Oh ! bid him live !

Don C^sae. Deceitful mother, thus

Thou triest thy son ! And ■wouldst thou stir my eovu

Again to passion's strife, and make the sun

Beloved once more, now when I tread the paths

Of everlasting night ? See where he stands —

Angel of life ! — and wondrous beautiful,

Shakes from his plenteous horn the fragrant store

Of golden fruits and flowers, that breathe around

Divinest airs of joy ; — my heart awakes

In the warm sunbeam — hope returns, and life

Thrills in mv breast anew.

Isabella {to Beateice). Thou wilt prevail!

Or none ! Implore him that he live, nor rob
The stafi" and comfort of our days.

Beateice. The loved one

A sacrifice demands. Oh, let me die
To soothe a brother's shade ! Yes, I will be
The victim ! Ere I saw the light forewarned
To death, I live a wrong to Heaven ! The curso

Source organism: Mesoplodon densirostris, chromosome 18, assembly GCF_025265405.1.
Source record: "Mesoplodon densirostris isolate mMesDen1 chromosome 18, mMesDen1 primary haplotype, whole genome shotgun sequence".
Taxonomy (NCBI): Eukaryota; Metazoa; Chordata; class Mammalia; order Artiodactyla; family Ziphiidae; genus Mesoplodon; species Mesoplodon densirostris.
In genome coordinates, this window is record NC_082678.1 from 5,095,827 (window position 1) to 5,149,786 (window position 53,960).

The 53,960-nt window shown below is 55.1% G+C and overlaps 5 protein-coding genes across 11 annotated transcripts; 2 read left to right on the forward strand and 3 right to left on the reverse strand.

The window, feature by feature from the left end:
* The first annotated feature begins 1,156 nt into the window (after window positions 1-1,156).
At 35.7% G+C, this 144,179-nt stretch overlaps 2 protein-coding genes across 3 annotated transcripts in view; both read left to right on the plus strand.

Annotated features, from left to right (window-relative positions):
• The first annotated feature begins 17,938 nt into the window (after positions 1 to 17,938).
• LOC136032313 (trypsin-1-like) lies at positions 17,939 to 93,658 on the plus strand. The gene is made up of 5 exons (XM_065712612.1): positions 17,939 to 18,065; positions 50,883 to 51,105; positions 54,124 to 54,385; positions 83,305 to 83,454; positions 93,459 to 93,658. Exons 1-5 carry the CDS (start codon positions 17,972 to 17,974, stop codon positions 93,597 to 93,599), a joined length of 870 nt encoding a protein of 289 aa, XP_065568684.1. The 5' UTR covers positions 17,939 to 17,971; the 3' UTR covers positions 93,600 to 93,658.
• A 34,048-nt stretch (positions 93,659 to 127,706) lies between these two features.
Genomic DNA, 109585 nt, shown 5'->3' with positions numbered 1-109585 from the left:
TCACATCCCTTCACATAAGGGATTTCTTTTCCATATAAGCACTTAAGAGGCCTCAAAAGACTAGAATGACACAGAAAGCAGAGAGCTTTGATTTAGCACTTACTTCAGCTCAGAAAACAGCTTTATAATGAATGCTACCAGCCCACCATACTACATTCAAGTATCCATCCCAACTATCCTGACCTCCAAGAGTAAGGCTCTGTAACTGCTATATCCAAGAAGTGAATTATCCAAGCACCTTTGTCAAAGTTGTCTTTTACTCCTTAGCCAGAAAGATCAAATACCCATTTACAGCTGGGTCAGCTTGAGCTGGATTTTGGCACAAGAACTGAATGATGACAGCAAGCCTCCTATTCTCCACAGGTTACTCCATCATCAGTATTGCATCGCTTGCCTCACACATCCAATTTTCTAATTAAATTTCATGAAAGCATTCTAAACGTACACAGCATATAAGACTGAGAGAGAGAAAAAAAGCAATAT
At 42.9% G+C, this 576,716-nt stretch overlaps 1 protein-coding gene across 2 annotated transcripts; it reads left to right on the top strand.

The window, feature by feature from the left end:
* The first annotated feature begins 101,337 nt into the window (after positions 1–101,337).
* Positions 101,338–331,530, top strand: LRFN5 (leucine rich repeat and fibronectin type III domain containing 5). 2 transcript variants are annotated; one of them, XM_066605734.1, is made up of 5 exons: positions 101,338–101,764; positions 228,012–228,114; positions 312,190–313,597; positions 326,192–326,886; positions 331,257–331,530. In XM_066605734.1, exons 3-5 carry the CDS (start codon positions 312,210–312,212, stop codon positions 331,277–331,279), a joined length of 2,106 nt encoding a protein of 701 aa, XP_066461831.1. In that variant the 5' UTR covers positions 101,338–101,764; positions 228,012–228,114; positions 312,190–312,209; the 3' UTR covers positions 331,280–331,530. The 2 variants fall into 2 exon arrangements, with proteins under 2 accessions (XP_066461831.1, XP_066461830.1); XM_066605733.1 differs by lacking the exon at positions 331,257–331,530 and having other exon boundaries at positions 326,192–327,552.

Pursues me still : — 'twas I that slew thy son —
I waked the slumbering furies of their strife —
Be mine the atoning blood !

Cajetan. Ill-fated mother !

Impatient all thy children haste to doom,
And leave thee on the desolate waste alone
Of joyless life.

Beateice. Oh, spare thy precious days

For Nature's band. Thy mother needs a sou ;
My brother, live for her! Light were the pang
To lose a daughter — but a moment shown.
Then snatched away !

Don C^sae [with deep epilation). 'Tis one to live or die,
Blest with a sister's love!

L r. a



Beatrice. Say — dost thou eii\-^'

Thy brother's ashes?
Don CiESAE. In thy grief he lives

A hallowed life ! — my doom is death for ever !
Beat. . My bnther !

Don C^sae. Sister ! are thy tears for me ?

Beat. . Live for our mother!
Don C^sar {dropping her hand, and stepping back).

For our mother ?
Beatrice {hiding her head in his breast). Live

For her and for thy sister !
Chorus (Bohemund). She has won !

Resistless are her prayers. Despairing mother,
Awake to hope again — his choice is made !
Thy son shall live !